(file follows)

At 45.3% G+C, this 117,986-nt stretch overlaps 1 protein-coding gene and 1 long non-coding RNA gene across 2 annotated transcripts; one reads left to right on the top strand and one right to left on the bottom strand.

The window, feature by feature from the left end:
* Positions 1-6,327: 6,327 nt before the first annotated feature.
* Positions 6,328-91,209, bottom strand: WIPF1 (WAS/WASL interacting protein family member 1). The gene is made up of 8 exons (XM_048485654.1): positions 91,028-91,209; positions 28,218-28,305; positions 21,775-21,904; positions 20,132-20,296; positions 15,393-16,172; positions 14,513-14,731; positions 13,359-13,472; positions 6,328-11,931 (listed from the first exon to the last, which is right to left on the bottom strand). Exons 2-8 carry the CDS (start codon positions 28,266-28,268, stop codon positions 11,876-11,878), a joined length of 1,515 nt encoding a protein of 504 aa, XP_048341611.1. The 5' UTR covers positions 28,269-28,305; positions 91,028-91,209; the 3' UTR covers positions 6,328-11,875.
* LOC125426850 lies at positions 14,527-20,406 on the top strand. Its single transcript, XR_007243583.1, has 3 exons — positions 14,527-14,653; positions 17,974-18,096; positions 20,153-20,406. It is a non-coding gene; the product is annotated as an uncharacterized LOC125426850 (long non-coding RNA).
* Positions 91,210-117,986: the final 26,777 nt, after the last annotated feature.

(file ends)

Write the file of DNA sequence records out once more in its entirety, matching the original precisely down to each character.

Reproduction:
At 45.3% G+C, this 117,986-nt stretch overlaps 1 protein-coding gene and 1 long non-coding RNA gene across 2 annotated transcripts; one reads left to right on the top strand and one right to left on the bottom strand.

The window, feature by feature from the left end:
* Positions 1-6,327: 6,327 nt before the first annotated feature.
* Positions 6,328-91,209, bottom strand: WIPF1 (WAS/WASL interacting protein family member 1). The gene is made up of 8 exons (XM_048485654.1): positions 91,028-91,209; positions 28,218-28,305; positions 21,775-21,904; positions 20,132-20,296; positions 15,393-16,172; positions 14,513-14,731; positions 13,359-13,472; positions 6,328-11,931 (listed from the first exon to the last, which is right to left on the bottom strand). Exons 2-8 carry the CDS (start codon positions 28,266-28,268, stop codon positions 11,876-11,878), a joined length of 1,515 nt encoding a protein of 504 aa, XP_048341611.1. The 5' UTR covers positions 28,269-28,305; positions 91,028-91,209; the 3' UTR covers positions 6,328-11,875.
* LOC125426850 lies at positions 14,527-20,406 on the top strand. Its single transcript, XR_007243583.1, has 3 exons — positions 14,527-14,653; positions 17,974-18,096; positions 20,153-20,406. It is a non-coding gene; the product is annotated as an uncharacterized LOC125426850 (long non-coding RNA).
* Positions 91,210-117,986: the final 26,777 nt, after the last annotated feature.